Richard Linklater's Before Sunrise is a romance classic, fueled by the intimacy of talk. Like his Slacker and Waking Life (and his eventual sequel, Before Sunset), Before Sunrise takes in wide-ranging discussions on post-modern philosophies of love, sex, gender, time, mortality, fate, faith, and existence. It is also the rare travelogue film which gives a greater impression than a postcard flipbook. In the streets and squares and parks of Vienna, two young people fall for each other. What could be more romantic?
Ethan Hawke plays Jesse, an American lad killing time on trains with a EuroPass. After striking up a conversation with a French grad student named Celine (Julie Delpy), Jesse makes a spontaneous suggestion: she should get off the train and spend the day with him in Vienna. "Think of this as time travel," he enthuses. She'll never have to ask what might have been, one day, had she taken him up on his offer. She accepts, and the two wander through the foreign city, taking in each other and Vienna's sundry distractions.
In a vintage Linklater moment, seemingly improvised, Jesse and Celine encounter two Austrian amateur actors who chat up their play, "about a cow and Indians searching for it." Later, the young couple meeet a palm reader, prompting a discussion which betrays Jesse's restless cynicism and Celine's essential romanticism. A street poet serves as another foil, penning lines which contribute to Linklater's intoxicating technique of commenting on the story within the movie. Likewise, Celine examines a poster for a Seurat exhibition and comments, "I love the way the people seem to be dissolving into the background...it's like the environments, you know, are stronger than the people. His human figures are always so transitory."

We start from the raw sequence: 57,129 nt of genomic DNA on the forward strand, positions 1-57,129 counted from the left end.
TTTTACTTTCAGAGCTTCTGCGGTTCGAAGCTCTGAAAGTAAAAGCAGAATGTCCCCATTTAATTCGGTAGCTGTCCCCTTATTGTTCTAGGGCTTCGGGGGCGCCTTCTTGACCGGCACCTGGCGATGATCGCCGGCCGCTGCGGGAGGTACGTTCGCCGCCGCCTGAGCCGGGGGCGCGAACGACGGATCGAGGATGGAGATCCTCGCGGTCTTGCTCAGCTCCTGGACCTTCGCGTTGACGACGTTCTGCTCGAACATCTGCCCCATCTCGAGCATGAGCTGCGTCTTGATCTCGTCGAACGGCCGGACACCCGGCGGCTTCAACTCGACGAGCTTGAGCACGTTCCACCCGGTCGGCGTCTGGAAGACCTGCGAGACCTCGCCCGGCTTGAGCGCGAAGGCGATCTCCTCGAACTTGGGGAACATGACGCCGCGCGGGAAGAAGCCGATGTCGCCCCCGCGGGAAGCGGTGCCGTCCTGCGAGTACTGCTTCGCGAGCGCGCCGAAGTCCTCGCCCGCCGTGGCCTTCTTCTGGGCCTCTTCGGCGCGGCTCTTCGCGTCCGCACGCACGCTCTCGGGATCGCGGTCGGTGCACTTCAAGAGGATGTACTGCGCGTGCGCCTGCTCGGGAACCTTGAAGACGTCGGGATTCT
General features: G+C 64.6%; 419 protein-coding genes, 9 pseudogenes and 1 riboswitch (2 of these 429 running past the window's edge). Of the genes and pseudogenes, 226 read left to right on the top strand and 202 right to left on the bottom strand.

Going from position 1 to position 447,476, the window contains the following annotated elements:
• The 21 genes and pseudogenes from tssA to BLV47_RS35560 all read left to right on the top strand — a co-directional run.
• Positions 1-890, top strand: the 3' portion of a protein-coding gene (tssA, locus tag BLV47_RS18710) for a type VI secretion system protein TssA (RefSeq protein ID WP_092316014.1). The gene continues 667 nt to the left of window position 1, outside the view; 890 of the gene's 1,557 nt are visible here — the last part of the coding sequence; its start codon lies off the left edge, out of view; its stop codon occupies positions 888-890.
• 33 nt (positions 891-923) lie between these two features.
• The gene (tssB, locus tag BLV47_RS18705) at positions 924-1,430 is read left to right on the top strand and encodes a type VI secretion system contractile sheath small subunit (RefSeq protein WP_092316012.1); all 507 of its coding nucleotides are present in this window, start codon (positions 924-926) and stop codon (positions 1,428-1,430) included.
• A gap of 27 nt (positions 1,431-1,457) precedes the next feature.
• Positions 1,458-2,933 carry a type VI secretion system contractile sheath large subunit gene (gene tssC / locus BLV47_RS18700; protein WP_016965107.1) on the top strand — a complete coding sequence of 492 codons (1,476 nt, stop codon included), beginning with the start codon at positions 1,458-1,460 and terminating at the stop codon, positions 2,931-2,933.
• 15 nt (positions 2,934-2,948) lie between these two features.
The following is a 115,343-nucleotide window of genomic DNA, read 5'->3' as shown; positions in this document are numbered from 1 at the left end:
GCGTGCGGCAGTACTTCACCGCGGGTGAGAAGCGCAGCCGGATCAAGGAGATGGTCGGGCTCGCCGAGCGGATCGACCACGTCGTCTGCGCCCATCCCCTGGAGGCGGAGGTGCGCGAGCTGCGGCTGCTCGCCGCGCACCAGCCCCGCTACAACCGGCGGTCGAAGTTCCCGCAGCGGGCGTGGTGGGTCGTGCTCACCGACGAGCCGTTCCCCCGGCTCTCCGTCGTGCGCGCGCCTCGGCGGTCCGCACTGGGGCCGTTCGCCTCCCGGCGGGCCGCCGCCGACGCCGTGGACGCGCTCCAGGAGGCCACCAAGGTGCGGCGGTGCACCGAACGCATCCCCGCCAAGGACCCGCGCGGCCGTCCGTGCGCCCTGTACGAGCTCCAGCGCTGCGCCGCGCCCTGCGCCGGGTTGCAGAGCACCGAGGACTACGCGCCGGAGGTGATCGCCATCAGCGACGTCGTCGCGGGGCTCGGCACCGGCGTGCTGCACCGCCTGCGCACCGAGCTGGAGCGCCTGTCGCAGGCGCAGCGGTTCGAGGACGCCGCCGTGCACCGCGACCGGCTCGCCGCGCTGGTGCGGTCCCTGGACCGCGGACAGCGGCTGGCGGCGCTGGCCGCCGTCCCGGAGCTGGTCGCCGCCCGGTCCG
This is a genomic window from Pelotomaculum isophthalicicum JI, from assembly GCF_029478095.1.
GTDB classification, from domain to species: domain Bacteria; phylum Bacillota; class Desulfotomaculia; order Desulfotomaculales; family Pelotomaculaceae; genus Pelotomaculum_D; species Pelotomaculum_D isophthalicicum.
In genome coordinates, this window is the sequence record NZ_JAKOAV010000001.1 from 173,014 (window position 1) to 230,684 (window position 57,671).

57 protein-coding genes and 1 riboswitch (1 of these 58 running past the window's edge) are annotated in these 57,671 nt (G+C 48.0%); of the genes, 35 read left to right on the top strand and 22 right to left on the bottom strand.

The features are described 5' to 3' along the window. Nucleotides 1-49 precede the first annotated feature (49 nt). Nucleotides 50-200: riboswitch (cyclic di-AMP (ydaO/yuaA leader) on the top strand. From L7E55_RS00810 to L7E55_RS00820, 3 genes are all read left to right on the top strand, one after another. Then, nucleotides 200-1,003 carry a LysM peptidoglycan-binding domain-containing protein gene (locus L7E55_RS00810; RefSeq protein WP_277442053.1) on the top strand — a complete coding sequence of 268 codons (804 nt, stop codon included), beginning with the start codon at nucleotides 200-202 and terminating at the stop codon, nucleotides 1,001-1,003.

In what is essentially a two-character drama, the two are mostly alone with each other, as they idle through a record shop, a cemetery, various bars, restaurants, and cafes. In a cinematic nod to Carol Reed's The Third Man, Linklater sets Jesse and Celine's first kiss in a skybox of the Great Ferris Wheel at the Prater. Lee Daniel's expert cinematography makes beautiful photography of the city and glamorous close-ups of the actors seem thoroughly natural. In this old place, the young lovers seem out of time, though the clock ticks toward Jesse's scheduled departure on a flight home.
Romance collides, then, with reality, and Linklater and co-screenwriter Kim Krizan (representing for each other the male and female points of view) don't shy from emotional complications and personal illusions. The relationship is somewhat microcosmic; over fourteen hours, the two ignite sparks, talk a blue streak, and break out into small squabbles, eventually facing the questions of sex and separation. Further suggesting that the two can be read as archetypal, Celine remarks that Jesse is an eternal boy, and she an old woman. In Hawke and Delpy, Linklater has two talented and attractive leads with strong predilections for his brand of naturalistic chat.
For all of its intellectual tomfoolery, Linklater's film has heart to spare, and earns its wistful—and hopeful—conclusion. A celebration of spontaneity and the sanctity of communication, Before Sunrise transports a viewer outward in place and time, but also inward to heart and soul.